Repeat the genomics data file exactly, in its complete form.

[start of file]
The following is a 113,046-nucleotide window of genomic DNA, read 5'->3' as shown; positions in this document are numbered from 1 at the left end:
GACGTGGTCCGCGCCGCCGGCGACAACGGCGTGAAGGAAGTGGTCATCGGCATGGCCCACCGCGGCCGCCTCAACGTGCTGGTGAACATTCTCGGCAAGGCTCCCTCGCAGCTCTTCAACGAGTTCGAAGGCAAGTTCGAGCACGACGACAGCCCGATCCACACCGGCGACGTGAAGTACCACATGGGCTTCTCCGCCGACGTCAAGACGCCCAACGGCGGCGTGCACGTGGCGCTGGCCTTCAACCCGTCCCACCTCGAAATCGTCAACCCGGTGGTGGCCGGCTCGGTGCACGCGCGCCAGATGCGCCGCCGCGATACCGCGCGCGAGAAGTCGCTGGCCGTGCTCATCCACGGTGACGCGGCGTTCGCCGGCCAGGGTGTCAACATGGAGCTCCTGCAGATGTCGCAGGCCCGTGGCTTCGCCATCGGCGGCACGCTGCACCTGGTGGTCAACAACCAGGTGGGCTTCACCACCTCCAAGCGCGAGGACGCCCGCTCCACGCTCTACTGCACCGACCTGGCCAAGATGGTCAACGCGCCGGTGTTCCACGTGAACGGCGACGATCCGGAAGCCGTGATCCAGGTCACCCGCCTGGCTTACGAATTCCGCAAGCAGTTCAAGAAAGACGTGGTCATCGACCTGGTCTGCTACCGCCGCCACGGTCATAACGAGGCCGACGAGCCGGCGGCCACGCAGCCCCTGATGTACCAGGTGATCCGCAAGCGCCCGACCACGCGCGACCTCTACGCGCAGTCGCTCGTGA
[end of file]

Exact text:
The following is a 113,046-nucleotide window of genomic DNA, read 5'->3' as shown; positions in this document are numbered from 1 at the left end:
GACGTGGTCCGCGCCGCCGGCGACAACGGCGTGAAGGAAGTGGTCATCGGCATGGCCCACCGCGGCCGCCTCAACGTGCTGGTGAACATTCTCGGCAAGGCTCCCTCGCAGCTCTTCAACGAGTTCGAAGGCAAGTTCGAGCACGACGACAGCCCGATCCACACCGGCGACGTGAAGTACCACATGGGCTTCTCCGCCGACGTCAAGACGCCCAACGGCGGCGTGCACGTGGCGCTGGCCTTCAACCCGTCCCACCTCGAAATCGTCAACCCGGTGGTGGCCGGCTCGGTGCACGCGCGCCAGATGCGCCGCCGCGATACCGCGCGCGAGAAGTCGCTGGCCGTGCTCATCCACGGTGACGCGGCGTTCGCCGGCCAGGGTGTCAACATGGAGCTCCTGCAGATGTCGCAGGCCCGTGGCTTCGCCATCGGCGGCACGCTGCACCTGGTGGTCAACAACCAGGTGGGCTTCACCACCTCCAAGCGCGAGGACGCCCGCTCCACGCTCTACTGCACCGACCTGGCCAAGATGGTCAACGCGCCGGTGTTCCACGTGAACGGCGACGATCCGGAAGCCGTGATCCAGGTCACCCGCCTGGCTTACGAATTCCGCAAGCAGTTCAAGAAAGACGTGGTCATCGACCTGGTCTGCTACCGCCGCCACGGTCATAACGAGGCCGACGAGCCGGCGGCCACGCAGCCCCTGATGTACCAGGTGATCCGCAAGCGCCCGACCACGCGCGACCTCTACGCGCAGTCGCTCGTGA